Mesa's church has created its own version of "Love is Blind" that it's calling "Christian Zoom mates" where they're going to take 10 singles and have them turn their cameras off and respond to some fun Bible trivia. At the end, everyone will turn their cameras on and meet each other for the first time.
Do you have a story that needs to be told? My DMs are open on Twitter @latams. You can also email me at tami(at)dot.la, or ask for my Signal.
Rabbi David Wolpe was named one of the 500 Most Influential People in Los Angeles in 2016 and again in 2017, Most Influential Rabbi in America by Newsweek and one of the 50 Most Influential Jews in the World by The Jerusalem Post, David Wolpe is the Max Webb Senior Rabbi of Sinai Temple. Rabbi Wolpe previously taught at the Jewish Theological Seminary of America in New York, the American Jewish University in Los Angeles, Hunter College, and UCLA. A columnist for Time.com, he has been published and profiled in The New York Times, Los Angeles Times, Washington Post's On Faith website, The Huffington Post, and the New York Jewish Week. He has been featured on The Today Show, Face the Nation, ABC This Morning, and CBS This Morning. In addition, Rabbi Wolpe has appeared prominently in series on PBS, A&E, History Channel, and Discovery Channel. Rabbi Wolpe is the author of eight books, including the national bestseller Making Loss Matter: Creating Meaning in Difficult Times. His new book is titled David, the Divided Heart. It was a finalist for the National Jewish Book Awards, and has been optioned for a movie by Warner Bros.
Tami Abdollah is dot.LA's senior technology reporter. She was previously a national security and cybersecurity reporter for The Associated Press in Washington, D.C. She's been a reporter for the AP in Los Angeles, the Los Angeles Times and for L.A.'s NPR affiliate KPCC. Abdollah spent nearly a year in Iraq as a U.S. government contractor. A native Angeleno, she's traveled the world on $5 a day, taught trad climbing safety classes and is an avid mountaineer.
Adam Mesa is Lead Pastor of Abundant Living Family Church, under the leadership of Senior Pastor, Diego Mesa, and speaks to a congregation of 12,000 about how the gospel of Jesus Christ brings purpose to every life. In 2019, Eagles' Wings chose Adam, as one of a 30-person delegation, to visit Israel with the goal of building bridges between Christians and Jews. In March of 2019 the President of Azerbaijan, Ilham Aliyev invited Adam to speak at a religion symposium on behalf of Evangelical Christians. His powerful influence as a Millennial Evangelical has earned him a global platform.
Among many other accomplishments, he is the West Coast Director of Israel Christian Nexus, a member of the Global Leadership Board for Silicon Valley's first faith-based app, Pray.com, millennial strategist for Church United and a keynote speaker. He lives in Southern California and takes most pride in his role as a husband to Ashlee Mesa and father to Matthias Malachi Mesa. He loves spending time with his family, traveling, and going to Disneyland.
Jihad Turk is the founding President of Bayan Claremont Islamic Graduate School, the nation's first Muslim graduate school to offer accredited Master's degrees in the fields of Islamic Studies, Education, Chaplaincy and Leadership. Jihad previously served as the Imam/Director of Religious Affairs at the Islamic Center of Southern California, LA's oldest and largest mosque. He is a sought after national speaker on issues related Islam, Muslims in America, Muslim Reform Movements, Ethical Leadership, and Spiritual and Identity Formation of Youth. Additionally, Jihad has committed himself to building bridges across faith communities to collaboratively address issues of homelessness and poverty.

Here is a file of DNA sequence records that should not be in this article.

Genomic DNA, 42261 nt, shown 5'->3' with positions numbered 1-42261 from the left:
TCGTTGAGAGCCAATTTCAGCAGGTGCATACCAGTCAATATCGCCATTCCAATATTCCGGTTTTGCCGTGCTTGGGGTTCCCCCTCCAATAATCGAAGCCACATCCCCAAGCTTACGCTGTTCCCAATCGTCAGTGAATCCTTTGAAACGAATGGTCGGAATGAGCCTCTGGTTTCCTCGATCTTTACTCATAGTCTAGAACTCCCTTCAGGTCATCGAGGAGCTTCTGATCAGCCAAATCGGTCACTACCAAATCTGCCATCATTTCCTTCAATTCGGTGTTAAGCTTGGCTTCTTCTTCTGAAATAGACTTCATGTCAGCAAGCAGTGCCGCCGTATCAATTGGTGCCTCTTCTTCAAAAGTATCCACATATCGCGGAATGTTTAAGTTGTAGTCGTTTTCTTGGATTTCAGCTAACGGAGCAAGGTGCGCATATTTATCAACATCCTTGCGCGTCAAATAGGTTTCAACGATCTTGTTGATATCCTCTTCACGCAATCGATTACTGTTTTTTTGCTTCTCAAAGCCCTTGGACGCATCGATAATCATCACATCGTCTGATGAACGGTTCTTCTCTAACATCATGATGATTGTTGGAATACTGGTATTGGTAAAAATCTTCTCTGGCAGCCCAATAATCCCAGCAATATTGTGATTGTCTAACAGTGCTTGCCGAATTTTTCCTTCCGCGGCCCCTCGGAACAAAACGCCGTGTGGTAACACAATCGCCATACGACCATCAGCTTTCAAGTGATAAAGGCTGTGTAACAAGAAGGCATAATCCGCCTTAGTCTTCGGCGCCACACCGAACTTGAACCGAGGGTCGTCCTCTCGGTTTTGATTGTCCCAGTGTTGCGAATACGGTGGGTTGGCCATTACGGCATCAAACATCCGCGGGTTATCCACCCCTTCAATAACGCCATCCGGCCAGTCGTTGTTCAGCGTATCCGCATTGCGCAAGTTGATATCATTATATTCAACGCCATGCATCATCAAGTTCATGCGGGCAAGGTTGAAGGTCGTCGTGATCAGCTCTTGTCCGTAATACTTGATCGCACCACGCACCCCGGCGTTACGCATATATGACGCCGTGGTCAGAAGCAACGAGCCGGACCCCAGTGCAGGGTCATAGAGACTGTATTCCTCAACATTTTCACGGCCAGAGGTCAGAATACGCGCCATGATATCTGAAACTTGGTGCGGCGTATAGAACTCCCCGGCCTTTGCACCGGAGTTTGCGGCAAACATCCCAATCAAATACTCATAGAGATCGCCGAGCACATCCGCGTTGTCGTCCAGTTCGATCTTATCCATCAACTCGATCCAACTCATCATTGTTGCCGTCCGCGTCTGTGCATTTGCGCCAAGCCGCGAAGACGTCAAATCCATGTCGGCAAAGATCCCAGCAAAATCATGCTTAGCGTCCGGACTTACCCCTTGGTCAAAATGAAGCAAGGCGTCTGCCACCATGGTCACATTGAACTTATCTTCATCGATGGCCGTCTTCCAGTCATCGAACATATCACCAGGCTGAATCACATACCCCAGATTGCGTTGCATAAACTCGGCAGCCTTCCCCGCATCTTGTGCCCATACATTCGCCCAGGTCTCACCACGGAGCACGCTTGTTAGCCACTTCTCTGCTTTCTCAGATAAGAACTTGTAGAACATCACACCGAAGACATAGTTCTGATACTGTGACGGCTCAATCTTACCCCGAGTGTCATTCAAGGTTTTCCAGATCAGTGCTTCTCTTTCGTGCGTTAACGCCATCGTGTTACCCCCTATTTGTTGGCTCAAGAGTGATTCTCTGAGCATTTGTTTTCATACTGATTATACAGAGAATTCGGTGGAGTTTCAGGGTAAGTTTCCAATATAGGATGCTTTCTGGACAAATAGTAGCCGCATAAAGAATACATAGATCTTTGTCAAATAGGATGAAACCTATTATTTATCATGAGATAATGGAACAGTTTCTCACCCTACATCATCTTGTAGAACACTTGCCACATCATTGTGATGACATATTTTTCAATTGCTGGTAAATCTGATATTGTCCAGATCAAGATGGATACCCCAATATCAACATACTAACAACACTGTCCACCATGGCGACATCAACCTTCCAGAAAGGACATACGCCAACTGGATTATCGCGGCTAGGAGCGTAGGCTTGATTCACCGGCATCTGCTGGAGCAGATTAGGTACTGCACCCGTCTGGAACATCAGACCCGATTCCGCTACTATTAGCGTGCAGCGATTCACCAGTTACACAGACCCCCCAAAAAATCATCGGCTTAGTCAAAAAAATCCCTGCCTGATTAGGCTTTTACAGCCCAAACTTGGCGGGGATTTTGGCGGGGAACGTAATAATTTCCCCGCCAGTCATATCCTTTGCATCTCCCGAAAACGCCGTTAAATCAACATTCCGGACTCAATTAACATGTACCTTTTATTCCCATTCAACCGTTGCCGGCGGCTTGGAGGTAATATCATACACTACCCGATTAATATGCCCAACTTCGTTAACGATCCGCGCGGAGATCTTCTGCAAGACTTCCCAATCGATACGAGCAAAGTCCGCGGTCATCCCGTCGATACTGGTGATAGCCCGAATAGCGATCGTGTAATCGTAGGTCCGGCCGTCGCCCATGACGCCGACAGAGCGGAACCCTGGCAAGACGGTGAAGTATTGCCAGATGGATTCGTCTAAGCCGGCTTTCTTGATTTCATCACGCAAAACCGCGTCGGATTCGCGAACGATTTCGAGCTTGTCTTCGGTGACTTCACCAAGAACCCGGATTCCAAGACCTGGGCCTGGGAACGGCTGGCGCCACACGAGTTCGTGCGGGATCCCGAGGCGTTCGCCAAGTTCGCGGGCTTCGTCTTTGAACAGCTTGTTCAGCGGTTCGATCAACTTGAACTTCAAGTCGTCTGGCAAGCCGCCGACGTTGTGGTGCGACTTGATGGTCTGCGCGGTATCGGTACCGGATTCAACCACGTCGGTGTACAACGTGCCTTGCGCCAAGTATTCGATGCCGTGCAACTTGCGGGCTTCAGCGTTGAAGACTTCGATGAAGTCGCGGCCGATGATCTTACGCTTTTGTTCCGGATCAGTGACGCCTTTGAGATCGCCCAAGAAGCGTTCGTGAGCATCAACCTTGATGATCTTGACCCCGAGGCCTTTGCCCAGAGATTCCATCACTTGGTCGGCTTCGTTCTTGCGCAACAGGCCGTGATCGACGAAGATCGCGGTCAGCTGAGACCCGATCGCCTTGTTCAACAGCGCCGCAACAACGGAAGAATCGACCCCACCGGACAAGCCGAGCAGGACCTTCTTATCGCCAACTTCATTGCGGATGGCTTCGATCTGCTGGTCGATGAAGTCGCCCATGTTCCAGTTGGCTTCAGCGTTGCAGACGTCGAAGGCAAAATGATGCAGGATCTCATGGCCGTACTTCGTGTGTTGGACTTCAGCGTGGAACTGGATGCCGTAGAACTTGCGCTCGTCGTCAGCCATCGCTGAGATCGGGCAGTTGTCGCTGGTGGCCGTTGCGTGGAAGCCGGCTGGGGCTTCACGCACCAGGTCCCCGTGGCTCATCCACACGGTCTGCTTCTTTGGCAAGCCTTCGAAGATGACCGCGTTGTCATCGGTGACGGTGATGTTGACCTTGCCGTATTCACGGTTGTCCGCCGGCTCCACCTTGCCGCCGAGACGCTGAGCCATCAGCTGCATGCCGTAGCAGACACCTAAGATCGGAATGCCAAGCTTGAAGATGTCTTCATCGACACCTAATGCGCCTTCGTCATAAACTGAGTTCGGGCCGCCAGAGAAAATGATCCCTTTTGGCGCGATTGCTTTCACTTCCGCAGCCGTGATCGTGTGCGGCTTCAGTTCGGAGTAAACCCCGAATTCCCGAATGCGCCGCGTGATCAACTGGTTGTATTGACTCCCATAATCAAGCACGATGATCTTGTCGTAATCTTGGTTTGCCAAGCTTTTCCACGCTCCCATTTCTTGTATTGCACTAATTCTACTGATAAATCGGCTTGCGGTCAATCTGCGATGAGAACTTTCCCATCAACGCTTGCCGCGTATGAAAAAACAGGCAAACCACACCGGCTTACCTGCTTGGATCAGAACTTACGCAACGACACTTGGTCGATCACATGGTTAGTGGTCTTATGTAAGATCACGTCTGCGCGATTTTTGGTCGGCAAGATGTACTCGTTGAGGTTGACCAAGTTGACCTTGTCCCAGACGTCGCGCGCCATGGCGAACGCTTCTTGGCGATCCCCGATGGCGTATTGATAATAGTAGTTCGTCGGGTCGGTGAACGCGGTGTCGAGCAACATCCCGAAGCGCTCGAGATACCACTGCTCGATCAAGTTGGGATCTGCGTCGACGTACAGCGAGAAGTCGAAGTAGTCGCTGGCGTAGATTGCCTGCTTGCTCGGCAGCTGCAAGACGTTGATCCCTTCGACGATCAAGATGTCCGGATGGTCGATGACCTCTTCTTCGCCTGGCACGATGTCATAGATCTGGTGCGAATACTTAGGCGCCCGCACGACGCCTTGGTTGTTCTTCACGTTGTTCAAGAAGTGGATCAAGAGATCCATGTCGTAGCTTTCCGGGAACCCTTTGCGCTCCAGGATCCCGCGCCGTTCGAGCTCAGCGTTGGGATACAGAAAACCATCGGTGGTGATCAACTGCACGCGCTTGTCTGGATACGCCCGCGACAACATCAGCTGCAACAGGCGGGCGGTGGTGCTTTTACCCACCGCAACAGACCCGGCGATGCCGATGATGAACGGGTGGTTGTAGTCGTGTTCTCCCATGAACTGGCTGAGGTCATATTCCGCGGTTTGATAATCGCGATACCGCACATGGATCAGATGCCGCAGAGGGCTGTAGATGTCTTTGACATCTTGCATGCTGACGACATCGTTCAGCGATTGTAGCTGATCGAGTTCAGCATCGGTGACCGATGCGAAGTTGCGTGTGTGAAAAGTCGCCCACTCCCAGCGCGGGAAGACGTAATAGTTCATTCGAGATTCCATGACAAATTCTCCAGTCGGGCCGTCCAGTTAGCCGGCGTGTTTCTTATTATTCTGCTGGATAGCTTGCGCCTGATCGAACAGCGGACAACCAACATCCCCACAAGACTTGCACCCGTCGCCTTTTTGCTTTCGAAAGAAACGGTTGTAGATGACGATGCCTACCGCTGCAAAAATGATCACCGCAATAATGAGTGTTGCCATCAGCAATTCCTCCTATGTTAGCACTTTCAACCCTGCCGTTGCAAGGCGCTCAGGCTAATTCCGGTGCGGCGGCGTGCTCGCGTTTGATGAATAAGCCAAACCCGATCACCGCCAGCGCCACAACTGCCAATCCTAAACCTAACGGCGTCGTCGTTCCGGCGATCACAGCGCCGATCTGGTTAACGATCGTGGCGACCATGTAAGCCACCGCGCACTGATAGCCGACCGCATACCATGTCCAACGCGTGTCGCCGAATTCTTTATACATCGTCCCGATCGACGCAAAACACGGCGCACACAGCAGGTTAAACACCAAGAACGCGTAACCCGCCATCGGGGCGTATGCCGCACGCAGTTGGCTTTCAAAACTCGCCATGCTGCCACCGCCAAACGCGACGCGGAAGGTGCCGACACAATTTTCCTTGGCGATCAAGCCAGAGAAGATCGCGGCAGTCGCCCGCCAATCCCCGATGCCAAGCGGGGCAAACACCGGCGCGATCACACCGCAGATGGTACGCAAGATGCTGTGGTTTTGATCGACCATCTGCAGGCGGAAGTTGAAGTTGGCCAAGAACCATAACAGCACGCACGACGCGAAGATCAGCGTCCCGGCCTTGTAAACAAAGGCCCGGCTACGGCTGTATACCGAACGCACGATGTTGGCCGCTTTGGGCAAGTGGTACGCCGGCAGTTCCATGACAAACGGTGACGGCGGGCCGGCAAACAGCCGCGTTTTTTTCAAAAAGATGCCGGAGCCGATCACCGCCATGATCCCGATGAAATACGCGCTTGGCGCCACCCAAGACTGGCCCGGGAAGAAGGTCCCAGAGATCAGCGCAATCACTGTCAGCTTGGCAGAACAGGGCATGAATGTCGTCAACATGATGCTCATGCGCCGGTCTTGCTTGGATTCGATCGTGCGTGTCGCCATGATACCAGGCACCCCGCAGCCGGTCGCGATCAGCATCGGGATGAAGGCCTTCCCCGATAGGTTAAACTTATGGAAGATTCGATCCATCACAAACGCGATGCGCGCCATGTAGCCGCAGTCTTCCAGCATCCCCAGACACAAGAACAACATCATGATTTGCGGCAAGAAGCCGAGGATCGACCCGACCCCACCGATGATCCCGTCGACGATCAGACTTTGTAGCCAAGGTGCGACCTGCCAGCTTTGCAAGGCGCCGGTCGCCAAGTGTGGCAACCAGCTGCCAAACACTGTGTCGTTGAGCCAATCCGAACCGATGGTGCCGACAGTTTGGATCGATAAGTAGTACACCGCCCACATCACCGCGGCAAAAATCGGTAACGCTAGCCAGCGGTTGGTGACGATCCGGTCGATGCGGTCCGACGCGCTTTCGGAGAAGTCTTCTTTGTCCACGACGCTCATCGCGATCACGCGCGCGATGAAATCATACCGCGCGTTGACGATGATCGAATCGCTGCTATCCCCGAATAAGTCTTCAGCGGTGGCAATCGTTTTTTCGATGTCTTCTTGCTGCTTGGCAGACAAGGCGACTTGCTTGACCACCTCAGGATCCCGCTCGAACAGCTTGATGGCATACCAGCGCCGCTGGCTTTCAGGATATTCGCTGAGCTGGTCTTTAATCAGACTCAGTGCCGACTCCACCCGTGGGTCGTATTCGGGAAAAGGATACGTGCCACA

Jihad has been consulted by the White House and has traveled around the world (Indonesia, Morocco, Qatar, and France) for the US State Department to speak to Muslim communities abroad and represent the American Muslim Community. Jihad is a member of the USINDO, an NGO that aims to strengthen ties between the US and Indonesia. Jihad has been profiled on the front page of the Los Angeles Times, regularly appears on NPR and other news outlets, has appeared numerous times on the History Channel and was featured in a documentary produced by the Annenberg Foundation's www.explore.org about the Abrahamic faiths, entitled "Traveling with Jihad." Jihad has received awards for his religious leadership by Congresswoman Jane Harmon, the Valley Interfaith Council, and the South Coast Interfaith Council, has been acknowledged as a Local Hero in 2008 by the World Festival of Sacred Music and was most recently recognized as one of the 500 Most Influential people in Los Angeles by the LA Business Journal.
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Minutes into filling out my absentee ballot last week, I was momentarily distracted by my dog Seamus. A moment later, I realized in horror that I was filling in the wrong bubble — accidentally voting "no" on a ballot measure that I meant to vote "yes" on.
It was only a few ink marks, but it was noticeable enough. Trying to fix my mistake, I darkly and fully filled in the correct circle and then, as if testifying to an error on a check, put my initials next to the one I wanted.
Then I worried. As a reporter who has previously covered election security for years, I went on a mini-quest trying to understand how a small mistake can have larger repercussions.
As Los Angeles County's 5.6 million registered voters all receive ballots at home for the first time, I knew my experience could not be unique. But I wondered, would my vote count? Or would my entire ballot now be discarded?
My distractingly sweet dog, Seamus.
Photo by Tami Abdollah